How is volatility in China affecting income from Asia?

18/01/2016

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​Mike Kerley, Co-Manager of the Henderson Asian Dividend Income Strategy, provides his team’s view on the recent volatility in Chinese stock markets, its impact on dividend investing in Asia and current portfolio positioning.

Chinese markets began 2016 on a weaker footing despite recent more stable economic data, including rising new orders in the manufacturing sector, real narrow money growth (M1)1, and a rebound in land sales in the biggest cities. Market sentiment has been hit by uncertainty about the weakness of the Chinese currency; however, we believe this to be more a reflection of US dollar strength than the depreciating yuan. The Chinese authorities have been poor in their communication around the new currency regime, which has given rise to increased uncertainty for both domestic and foreign investors. Domestically, there has been some capital flight and a rush by entities with unhedged overseas liabilities to cover their positions. This, in turn, has led to a sharp decline in foreign exchange reserves and accusations that the Chinese have lost control over their economy and currency.
 
China contagion unlikely to spread
 
We anticipate further volatility in the Chinese markets given the recent decision by the US Federal Reserve to raise interest rates, coupled with geopolitical worries in the Middle East. From a fundamental perspective, any contagion effect from China should be contained, but liquidity flows based on momentum and sentiment are sizeable and difficult to track. While uncertainty in China is undoubtedly affecting Asia, the region is also faced with slowing global trade, weaker currencies and heightened risk aversion.
 
Sticking to our guns
 
At a time when some of the traditional high-yielding sectors appear overvalued relative to their own history and the region as a whole, and in an environment of slowing global growth and trade, we remain focused on domestic-orientated companies in areas where local economies are exposed to structural rather than cyclical growth.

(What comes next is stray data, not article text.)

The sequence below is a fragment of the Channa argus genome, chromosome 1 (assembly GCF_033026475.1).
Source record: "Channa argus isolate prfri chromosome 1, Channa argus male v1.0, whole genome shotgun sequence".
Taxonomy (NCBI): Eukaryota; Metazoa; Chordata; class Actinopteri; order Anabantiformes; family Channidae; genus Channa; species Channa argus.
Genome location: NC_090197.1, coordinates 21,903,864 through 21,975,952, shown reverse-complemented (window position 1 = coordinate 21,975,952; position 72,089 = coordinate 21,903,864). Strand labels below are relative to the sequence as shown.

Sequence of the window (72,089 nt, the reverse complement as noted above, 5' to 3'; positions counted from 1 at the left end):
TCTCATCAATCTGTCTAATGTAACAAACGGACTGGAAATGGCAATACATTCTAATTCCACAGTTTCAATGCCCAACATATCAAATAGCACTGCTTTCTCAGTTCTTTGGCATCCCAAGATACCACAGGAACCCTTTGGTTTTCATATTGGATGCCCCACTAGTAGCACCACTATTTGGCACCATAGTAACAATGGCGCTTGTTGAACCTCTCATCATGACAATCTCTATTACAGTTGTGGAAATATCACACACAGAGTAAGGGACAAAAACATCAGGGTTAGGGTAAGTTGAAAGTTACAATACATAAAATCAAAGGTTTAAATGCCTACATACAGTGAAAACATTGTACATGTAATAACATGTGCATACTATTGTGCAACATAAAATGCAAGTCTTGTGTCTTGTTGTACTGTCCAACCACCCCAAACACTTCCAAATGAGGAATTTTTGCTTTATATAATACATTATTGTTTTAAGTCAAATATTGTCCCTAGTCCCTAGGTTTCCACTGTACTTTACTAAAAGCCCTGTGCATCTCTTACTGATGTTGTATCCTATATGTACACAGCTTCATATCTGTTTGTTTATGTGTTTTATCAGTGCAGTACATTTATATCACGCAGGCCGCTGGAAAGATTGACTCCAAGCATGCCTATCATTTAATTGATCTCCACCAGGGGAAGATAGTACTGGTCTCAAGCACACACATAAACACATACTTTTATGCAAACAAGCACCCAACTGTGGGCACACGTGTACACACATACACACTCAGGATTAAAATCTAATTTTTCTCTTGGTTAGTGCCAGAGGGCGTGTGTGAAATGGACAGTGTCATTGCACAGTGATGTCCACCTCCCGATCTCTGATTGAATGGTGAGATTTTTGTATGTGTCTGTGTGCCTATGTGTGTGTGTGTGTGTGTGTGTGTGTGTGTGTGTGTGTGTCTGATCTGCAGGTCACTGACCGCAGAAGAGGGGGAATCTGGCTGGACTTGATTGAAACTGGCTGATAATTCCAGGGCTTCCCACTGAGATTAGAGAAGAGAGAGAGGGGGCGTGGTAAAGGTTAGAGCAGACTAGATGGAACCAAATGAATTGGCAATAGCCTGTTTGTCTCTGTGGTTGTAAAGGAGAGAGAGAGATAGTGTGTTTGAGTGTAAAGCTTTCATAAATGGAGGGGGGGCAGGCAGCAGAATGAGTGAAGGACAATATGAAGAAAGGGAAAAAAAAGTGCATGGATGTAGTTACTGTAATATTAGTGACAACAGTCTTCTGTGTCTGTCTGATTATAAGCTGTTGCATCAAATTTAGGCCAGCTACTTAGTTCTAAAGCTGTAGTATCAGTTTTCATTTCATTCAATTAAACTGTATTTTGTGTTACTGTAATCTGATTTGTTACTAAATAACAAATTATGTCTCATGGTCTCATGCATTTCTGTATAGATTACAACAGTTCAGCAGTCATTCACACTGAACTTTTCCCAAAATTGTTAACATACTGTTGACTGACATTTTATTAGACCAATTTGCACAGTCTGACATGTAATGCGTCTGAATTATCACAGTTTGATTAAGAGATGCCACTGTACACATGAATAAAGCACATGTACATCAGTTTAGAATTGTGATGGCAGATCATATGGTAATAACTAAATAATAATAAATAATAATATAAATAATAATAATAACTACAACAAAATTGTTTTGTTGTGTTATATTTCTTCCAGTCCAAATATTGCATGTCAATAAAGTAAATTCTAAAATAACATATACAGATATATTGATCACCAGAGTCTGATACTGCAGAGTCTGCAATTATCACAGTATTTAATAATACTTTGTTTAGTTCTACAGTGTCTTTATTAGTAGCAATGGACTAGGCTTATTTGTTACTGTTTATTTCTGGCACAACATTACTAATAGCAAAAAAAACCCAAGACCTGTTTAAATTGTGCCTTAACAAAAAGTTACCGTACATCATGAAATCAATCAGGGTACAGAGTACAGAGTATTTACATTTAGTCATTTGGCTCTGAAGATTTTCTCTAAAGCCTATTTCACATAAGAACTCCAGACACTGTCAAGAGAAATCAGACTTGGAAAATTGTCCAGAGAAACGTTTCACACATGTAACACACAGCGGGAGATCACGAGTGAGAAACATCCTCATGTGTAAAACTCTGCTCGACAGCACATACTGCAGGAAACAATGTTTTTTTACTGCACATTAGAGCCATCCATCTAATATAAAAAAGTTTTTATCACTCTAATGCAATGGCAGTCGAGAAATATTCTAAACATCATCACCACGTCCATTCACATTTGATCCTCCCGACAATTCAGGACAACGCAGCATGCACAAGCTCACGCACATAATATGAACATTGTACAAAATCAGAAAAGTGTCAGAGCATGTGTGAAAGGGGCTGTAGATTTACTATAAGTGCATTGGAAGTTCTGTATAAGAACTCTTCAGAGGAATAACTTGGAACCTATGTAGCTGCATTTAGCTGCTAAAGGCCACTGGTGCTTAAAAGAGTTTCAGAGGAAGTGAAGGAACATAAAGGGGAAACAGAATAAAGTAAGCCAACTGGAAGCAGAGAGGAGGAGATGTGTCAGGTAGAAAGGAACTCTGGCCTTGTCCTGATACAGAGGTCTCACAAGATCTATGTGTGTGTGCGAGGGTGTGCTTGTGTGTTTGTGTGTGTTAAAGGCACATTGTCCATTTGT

The Asian Dividend Income Strategy continues to benefit from dividend growth in Chinese mainland ‘A’ shares such as bus manufacturer, Zhengzhou Yutong Bus, and air conditioner maker, Gree Electric Appliances. Positive contributions have also come from the holdings in US-listed Chinese stocks (ADRs)2 such as internet company, Netease, where we have recently taken profits. 
 
Conclusion
 
We remain cautiously optimistic on the outlook for Asia, which we believe will remain resilient in the face of further developments in China. In our view, valuations remain attractive, especially relative to western markets, while reforms in key markets will improve the quality, if not the quantity, of economic growth across the region.
 
Note:
1 M1 or narrow money growth, is the total currency in circulation plus corporate demand deposits.
2 ADR (American Depositary Receipt) is a negotiable certificate issued by a US bank that is backed by physical stock held by the issuing bank. Each ADR represents a specified number of shares in a foreign stock that is traded on a US exchange.
 

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Janus Henderson Horizon Asian Dividend Income Fund

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